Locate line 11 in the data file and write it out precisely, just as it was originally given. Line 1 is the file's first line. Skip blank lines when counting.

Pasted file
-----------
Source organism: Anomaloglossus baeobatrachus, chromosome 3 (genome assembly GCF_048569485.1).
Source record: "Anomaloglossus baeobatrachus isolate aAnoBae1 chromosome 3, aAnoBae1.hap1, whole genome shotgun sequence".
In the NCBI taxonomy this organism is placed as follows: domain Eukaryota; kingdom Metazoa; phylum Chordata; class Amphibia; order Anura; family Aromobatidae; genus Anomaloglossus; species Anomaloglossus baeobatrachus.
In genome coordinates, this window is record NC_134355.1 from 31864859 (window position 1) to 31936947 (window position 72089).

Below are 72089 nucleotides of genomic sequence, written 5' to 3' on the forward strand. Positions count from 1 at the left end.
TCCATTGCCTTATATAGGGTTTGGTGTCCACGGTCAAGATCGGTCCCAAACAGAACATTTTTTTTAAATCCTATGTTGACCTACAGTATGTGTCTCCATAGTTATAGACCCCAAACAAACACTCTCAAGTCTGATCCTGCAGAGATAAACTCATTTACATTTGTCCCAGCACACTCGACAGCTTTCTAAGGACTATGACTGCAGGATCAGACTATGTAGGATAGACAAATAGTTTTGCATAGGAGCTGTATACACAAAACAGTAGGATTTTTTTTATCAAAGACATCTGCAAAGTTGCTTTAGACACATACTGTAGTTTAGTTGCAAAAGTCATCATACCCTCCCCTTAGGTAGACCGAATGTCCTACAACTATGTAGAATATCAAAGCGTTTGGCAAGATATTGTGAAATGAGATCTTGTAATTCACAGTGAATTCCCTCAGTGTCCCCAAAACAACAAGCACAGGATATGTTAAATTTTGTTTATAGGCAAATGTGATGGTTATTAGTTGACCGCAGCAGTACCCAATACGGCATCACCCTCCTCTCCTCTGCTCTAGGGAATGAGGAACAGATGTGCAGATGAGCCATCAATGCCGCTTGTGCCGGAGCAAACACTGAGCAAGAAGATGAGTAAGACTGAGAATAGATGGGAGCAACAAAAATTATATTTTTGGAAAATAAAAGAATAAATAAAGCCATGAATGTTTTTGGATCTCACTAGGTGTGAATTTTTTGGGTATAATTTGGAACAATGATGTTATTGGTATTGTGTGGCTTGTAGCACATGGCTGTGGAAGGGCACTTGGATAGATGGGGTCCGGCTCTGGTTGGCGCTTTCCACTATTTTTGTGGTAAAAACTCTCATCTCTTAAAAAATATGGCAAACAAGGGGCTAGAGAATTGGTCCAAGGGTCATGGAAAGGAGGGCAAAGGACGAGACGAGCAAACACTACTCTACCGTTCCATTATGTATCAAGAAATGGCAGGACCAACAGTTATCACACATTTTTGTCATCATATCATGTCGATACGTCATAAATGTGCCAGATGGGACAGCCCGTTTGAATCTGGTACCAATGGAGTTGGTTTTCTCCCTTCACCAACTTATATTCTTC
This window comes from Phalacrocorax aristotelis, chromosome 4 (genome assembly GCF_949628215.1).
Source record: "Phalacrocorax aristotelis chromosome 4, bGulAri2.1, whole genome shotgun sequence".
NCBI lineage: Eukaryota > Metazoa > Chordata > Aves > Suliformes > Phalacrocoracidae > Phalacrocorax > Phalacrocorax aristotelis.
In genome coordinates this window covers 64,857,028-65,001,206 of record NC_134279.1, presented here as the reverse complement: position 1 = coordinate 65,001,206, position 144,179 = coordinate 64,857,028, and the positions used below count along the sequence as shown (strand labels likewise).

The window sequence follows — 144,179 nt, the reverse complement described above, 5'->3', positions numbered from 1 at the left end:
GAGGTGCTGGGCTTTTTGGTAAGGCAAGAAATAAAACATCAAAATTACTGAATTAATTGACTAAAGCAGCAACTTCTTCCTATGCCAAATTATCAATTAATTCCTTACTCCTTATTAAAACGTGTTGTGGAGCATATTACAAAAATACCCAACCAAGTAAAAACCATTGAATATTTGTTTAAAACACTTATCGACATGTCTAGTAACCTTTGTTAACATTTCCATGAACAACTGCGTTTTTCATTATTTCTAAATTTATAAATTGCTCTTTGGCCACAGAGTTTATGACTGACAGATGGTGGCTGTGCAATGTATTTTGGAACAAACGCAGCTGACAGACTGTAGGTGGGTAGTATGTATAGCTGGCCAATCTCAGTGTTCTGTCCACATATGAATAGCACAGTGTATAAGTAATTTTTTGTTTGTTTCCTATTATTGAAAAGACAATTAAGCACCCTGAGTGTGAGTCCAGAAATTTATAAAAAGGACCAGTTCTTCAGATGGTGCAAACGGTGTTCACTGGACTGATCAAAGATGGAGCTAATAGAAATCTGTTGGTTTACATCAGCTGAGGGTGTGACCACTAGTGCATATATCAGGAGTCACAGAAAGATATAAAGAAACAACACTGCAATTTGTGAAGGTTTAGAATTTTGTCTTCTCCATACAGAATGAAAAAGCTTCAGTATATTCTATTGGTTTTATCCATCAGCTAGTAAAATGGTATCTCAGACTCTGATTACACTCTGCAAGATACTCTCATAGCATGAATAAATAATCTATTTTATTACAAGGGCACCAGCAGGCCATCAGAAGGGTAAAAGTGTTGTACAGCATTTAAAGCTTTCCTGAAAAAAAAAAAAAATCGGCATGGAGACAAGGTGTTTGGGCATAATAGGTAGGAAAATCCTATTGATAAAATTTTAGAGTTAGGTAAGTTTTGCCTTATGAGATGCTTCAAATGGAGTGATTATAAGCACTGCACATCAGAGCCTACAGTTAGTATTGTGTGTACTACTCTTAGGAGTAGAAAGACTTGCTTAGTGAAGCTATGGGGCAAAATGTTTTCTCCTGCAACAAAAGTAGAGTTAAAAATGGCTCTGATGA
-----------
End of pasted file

The window sequence follows — 144,179 nt, the reverse complement described above, 5'->3', positions numbered from 1 at the left end: